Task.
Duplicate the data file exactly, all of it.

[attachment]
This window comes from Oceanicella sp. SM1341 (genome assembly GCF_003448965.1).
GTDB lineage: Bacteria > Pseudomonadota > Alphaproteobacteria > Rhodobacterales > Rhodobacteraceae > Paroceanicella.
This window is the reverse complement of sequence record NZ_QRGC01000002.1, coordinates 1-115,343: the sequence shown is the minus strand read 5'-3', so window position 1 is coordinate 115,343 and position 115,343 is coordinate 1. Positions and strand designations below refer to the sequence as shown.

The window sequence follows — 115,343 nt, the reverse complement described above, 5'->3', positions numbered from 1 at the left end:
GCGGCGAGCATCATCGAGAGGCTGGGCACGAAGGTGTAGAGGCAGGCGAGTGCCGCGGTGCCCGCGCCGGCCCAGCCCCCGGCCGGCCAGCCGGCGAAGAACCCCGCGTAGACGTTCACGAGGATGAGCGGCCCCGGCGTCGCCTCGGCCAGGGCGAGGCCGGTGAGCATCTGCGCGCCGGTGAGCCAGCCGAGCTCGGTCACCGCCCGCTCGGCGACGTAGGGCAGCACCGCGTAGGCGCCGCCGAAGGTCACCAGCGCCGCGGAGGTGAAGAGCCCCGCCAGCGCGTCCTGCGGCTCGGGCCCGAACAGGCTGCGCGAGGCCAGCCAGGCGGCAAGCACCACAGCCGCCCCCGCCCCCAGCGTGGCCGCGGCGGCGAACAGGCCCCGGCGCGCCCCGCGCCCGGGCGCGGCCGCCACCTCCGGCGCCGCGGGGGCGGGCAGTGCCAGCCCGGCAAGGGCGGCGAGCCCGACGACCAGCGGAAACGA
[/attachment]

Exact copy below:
This window comes from Oceanicella sp. SM1341 (genome assembly GCF_003448965.1).
GTDB lineage: Bacteria > Pseudomonadota > Alphaproteobacteria > Rhodobacterales > Rhodobacteraceae > Paroceanicella.
This window is the reverse complement of sequence record NZ_QRGC01000002.1, coordinates 1-115,343: the sequence shown is the minus strand read 5'-3', so window position 1 is coordinate 115,343 and position 115,343 is coordinate 1. Positions and strand designations below refer to the sequence as shown.

The window sequence follows — 115,343 nt, the reverse complement described above, 5'->3', positions numbered from 1 at the left end:
GCGGCGAGCATCATCGAGAGGCTGGGCACGAAGGTGTAGAGGCAGGCGAGTGCCGCGGTGCCCGCGCCGGCCCAGCCCCCGGCCGGCCAGCCGGCGAAGAACCCCGCGTAGACGTTCACGAGGATGAGCGGCCCCGGCGTCGCCTCGGCCAGGGCGAGGCCGGTGAGCATCTGCGCGCCGGTGAGCCAGCCGAGCTCGGTCACCGCCCGCTCGGCGACGTAGGGCAGCACCGCGTAGGCGCCGCCGAAGGTCACCAGCGCCGCGGAGGTGAAGAGCCCCGCCAGCGCGTCCTGCGGCTCGGGCCCGAACAGGCTGCGCGAGGCCAGCCAGGCGGCAAGCACCACAGCCGCCCCCGCCCCCAGCGTGGCCGCGGCGGCGAACAGGCCCCGGCGCGCCCCGCGCCCGGGCGCGGCCGCCACCTCCGGCGCCGCGGGGGCGGGCAGTGCCAGCCCGGCAAGGGCGGCGAGCCCGACGACCAGCGGAAACGA